Exhibition > Past > Haus Gallery

Haus Gallery 14.04.2005-20.05.2005

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Namibia landscapes

The Namibian landscapes by Paul Allik were accomplished in the year 1996 on the themes of his journey to Africa. These works have been exposed in such a manner, as a complete exhibition, for the first time. The exhibition has been set up in co-operation with the artist’s family.Paul Allik is a rare example of the modern art history. Allik, having received his initial education in in Tartu Art School, did not penetrate into the core of avant-garde immediately in 1960ies while starting with his exhibitions. A certain diffidence towards the graduates of the Tartu school, prevailing in the art world of that period, directed Allik to totally different paths while comparing with “the art of Tallinn”. But just so, by consistently walking along his own path, Allik still developed into one of the most significant painters of the 1980ies and 1990ies.
On the artist’s path of Allik was an important role played by a legendary anchoret, one of the most significat post-war bearers of the “Pallas” values, Alfred Kongo.

It
is Kongo, from who Allik received his brilliant skill to control colours. When Kongo’s colours are controlled in an emphasized manner, then Allik is cheerful and that especially in the paintings from the 1990ies. His colours are from another edge of the palette – happy, optimistic, extending of the space experience. He was called in a justified manner “a painter with a sensitive and light hand”, furthermore – in Allik was seen a painter par excellence.Really, when in the 1990ies, when the novelty of painting became under question, it was Allik, who continued with unshakeable serenity walking on his personal path. Being an artist is his real essence. Allik moved peacefully in different spheres of painting: from the portraits of the 1970ies he reached the expressionism of the 1980ies and from there on to the painting of the 1990ies, which included traits of abstractionism. None of his works express pretence, following of models, the will to settle down in a certain trend. He always remained himself – playfully picturesque, but never flighty, on the contrary – he became deeply absorbed in the depicted material,  he was an artist, who thought that material through to the roots and was able to sense it personally.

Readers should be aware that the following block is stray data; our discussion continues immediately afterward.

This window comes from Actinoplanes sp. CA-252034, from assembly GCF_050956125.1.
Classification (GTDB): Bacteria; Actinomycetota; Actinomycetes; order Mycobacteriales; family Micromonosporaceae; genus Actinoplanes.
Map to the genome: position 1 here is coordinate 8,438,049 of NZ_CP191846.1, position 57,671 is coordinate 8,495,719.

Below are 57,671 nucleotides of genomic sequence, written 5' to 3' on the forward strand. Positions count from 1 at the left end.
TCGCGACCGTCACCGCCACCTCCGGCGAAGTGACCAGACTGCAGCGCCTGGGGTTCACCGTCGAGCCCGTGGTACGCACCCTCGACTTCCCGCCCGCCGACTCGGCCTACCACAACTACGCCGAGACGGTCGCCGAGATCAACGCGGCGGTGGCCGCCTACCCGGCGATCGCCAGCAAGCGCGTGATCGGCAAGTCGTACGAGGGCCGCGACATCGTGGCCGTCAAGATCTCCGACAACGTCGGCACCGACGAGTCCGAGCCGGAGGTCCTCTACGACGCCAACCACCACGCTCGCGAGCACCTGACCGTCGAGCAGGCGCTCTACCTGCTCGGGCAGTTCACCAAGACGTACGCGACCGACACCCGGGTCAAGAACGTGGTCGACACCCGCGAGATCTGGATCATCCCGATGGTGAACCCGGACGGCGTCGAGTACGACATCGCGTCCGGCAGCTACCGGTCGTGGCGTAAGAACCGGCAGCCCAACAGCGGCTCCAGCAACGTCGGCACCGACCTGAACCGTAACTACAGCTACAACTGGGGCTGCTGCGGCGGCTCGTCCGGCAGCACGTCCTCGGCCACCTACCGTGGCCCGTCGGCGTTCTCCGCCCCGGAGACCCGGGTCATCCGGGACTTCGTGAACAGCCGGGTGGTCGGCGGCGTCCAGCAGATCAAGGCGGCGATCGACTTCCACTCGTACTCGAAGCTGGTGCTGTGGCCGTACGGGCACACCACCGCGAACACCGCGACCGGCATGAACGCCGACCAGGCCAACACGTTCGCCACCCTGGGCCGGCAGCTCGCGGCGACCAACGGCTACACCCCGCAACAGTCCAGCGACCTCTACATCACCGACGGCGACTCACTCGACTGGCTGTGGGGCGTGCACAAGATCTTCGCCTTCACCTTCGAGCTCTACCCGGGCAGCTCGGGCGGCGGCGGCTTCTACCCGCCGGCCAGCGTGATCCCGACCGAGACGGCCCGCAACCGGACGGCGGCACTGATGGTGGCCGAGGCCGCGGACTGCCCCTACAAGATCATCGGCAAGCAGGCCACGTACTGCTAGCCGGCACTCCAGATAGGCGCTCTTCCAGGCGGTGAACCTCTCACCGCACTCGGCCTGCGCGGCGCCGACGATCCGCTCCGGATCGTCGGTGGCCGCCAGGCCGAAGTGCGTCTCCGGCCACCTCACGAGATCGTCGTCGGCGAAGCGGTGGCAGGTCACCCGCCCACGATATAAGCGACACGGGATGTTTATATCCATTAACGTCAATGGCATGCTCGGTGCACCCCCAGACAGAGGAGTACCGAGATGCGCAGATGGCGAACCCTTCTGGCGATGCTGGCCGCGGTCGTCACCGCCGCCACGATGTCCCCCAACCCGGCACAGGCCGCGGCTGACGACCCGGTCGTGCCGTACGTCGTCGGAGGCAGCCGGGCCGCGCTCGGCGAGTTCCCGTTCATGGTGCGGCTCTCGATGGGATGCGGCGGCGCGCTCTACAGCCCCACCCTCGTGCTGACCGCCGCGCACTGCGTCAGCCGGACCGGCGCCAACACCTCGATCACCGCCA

In 1994 Allik received the annual prize of painting – Allik was undoubtedly in his top shape. Two years later the artist decided to continue old traditions and headed with his painting-box for Africa. While travelling among other countries also in Namibia, Allik was a real author of the beginning of the century: he sat down where the view charmed his artist’s eye the most. The accomplished paintings were light, quick, improvisational, free. This was obvious while looking at works by Allik: paintings are composed densely and impetuously, but still airy, containing no signs of limitations. The horizon has been pushed into the distance, leaving room for the multi-coloured African nature. The brush is moving rapidly both on the canvas and the palette, the abundance of colours is organised but playful. Allik undoubtedly is making use of all painting possibilities. We may be quite convinced: while painting in Africa, Allik was at the peak of both his abilities and creative freedom.

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Kupferberg pass
Paul Allik
Kupferberg pass
1996. Oil on canvas 64 x 74 cm
Auas mountains, Aris directions
Paul Allik
Auas mountains, Aris directions
1996. Oil on canvas 64 x 74 cm
Auas mountains II
Paul Allik
Auas mountains II
1996. Oil on canvas 64 x 70 cm
Savann Auase mäestikus
Paul Allik
Savann Auase mäestikus
1996. Oil on canvas 64 x 70 cm
Auas mountains III
Paul Allik
Auas mountains III
1996. Oil on canvas 64 x 70 cm
Matchless mine I
Paul Allik
Matchless mine I
1996. Oil on canvas 64 x 74 cm